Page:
Lumbar disc herniation (LDH) is the most common cause of radiculopathy; patients with severe pain refractory to conservative management or neurological deficits are candidates to surgical procedures. Michigan State University (MSU) classification is a radiological codification considering both the size of the LDH and its medial to lateral location on the axial plane. The purpose of this retrospective study is to identify which kind of LDH, according to the MSU scheme, is more likely to cause a motor deficit.
We performed a retrospective analysis on data obtained from 114 patients treated with 117 lumbar microdiscectomies after failure of non-operative care. All patients underwent neurological and functional evaluation before and after surgery according to the following: Oswestry Disability Index, visual analog scale, and Japanese Orthopaedic Association back pain evaluation questionnaire. Magnetic resonance imaging proved that disc herniation was classified according to the MSU scheme and was correlated with motor disturbances expressed according to Medical Research Council grade.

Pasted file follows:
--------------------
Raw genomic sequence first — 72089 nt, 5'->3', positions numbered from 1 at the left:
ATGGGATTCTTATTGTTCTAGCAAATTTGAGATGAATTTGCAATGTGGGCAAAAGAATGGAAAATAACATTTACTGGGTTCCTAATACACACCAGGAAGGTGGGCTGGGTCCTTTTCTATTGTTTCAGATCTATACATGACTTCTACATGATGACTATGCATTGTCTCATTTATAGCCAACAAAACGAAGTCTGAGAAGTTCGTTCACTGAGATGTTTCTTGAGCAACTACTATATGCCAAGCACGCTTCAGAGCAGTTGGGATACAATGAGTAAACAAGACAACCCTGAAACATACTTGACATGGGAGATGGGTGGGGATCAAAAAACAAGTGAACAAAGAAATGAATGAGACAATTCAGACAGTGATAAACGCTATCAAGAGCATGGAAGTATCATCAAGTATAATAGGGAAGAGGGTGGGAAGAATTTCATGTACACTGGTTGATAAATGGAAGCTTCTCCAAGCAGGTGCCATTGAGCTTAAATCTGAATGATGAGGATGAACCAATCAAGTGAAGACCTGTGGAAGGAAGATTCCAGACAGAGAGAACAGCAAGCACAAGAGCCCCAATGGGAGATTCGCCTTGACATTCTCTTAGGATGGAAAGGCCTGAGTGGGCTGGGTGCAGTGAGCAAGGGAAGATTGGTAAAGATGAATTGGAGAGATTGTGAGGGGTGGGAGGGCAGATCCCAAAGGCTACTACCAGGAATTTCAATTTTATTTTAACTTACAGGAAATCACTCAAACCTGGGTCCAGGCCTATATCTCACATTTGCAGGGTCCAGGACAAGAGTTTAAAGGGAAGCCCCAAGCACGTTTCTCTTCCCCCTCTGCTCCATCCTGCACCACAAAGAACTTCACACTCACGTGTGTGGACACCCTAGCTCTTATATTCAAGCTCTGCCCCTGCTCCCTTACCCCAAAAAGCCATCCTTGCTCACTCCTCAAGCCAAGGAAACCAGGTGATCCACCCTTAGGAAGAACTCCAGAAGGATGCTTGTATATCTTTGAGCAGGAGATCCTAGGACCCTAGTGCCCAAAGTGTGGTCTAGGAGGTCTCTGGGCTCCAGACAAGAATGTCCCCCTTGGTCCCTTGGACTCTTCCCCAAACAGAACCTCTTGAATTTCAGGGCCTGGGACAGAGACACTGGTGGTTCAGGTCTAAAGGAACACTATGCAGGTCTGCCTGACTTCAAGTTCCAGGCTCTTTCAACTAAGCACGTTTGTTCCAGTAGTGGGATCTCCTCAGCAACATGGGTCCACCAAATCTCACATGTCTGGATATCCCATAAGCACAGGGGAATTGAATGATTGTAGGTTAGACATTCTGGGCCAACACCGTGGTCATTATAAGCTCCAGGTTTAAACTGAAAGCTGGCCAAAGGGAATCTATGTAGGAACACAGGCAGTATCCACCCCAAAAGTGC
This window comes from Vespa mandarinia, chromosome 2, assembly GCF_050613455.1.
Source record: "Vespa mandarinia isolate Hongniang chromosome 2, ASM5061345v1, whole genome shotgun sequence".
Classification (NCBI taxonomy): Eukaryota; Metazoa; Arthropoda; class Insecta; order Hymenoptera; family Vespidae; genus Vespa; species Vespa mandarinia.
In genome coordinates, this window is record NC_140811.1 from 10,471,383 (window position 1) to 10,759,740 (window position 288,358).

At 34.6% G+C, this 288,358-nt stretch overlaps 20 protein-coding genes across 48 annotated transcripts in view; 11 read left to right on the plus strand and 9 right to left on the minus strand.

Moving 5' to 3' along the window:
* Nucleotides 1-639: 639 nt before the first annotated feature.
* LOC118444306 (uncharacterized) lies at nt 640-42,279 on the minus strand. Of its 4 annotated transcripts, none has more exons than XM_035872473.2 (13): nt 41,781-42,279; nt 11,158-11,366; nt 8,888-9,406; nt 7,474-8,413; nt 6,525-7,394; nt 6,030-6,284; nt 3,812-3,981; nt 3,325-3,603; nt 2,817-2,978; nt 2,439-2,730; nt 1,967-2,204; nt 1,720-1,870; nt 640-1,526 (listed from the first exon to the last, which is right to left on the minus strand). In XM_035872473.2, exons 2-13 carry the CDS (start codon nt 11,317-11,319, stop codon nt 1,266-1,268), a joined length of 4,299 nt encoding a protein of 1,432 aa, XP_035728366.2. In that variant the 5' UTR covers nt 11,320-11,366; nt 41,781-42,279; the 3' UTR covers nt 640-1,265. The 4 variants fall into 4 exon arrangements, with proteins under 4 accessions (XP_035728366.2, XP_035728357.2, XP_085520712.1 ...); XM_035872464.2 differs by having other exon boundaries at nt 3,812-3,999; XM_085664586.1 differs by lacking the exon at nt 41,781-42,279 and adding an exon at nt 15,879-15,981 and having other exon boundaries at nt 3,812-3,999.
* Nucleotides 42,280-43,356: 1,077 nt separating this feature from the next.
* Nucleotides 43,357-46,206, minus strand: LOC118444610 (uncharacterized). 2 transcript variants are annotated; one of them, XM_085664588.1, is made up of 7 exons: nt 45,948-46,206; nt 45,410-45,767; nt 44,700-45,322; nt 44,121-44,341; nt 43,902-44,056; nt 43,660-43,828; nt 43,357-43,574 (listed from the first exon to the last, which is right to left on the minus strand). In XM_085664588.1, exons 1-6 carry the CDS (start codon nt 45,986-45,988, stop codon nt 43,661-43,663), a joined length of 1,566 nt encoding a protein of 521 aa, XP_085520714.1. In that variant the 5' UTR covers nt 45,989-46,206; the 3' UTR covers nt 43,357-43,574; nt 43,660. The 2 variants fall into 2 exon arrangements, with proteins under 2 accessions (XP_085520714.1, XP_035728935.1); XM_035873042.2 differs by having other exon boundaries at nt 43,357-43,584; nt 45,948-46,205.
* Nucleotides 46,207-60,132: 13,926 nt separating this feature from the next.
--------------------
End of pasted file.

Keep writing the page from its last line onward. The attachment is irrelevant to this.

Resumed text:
Statistical analysis showed a significant correlation between the lateral location of disc herniation (preforaminal and extraforaminal LDH, respectively MSU B and MSU C) and the grade of muscle weakness, given that the LDH in these locations poorly responded to medical therapy and was at higher risk for motor deficit onset; no significant correlation with the size was observed.
Beyond standardization of radiologic description, MSU classification proved to be useful in definition of prognosis and possibly in selection of surgical candidates. However, these data should be confirmed by prospective studies on a larger sample of patients, also including those under way for conservative treatment.

This manuscript is generously published free of charge by ISASS, the International Society for the Advancement of Spine Surgery. Copyright © 2021 ISASS.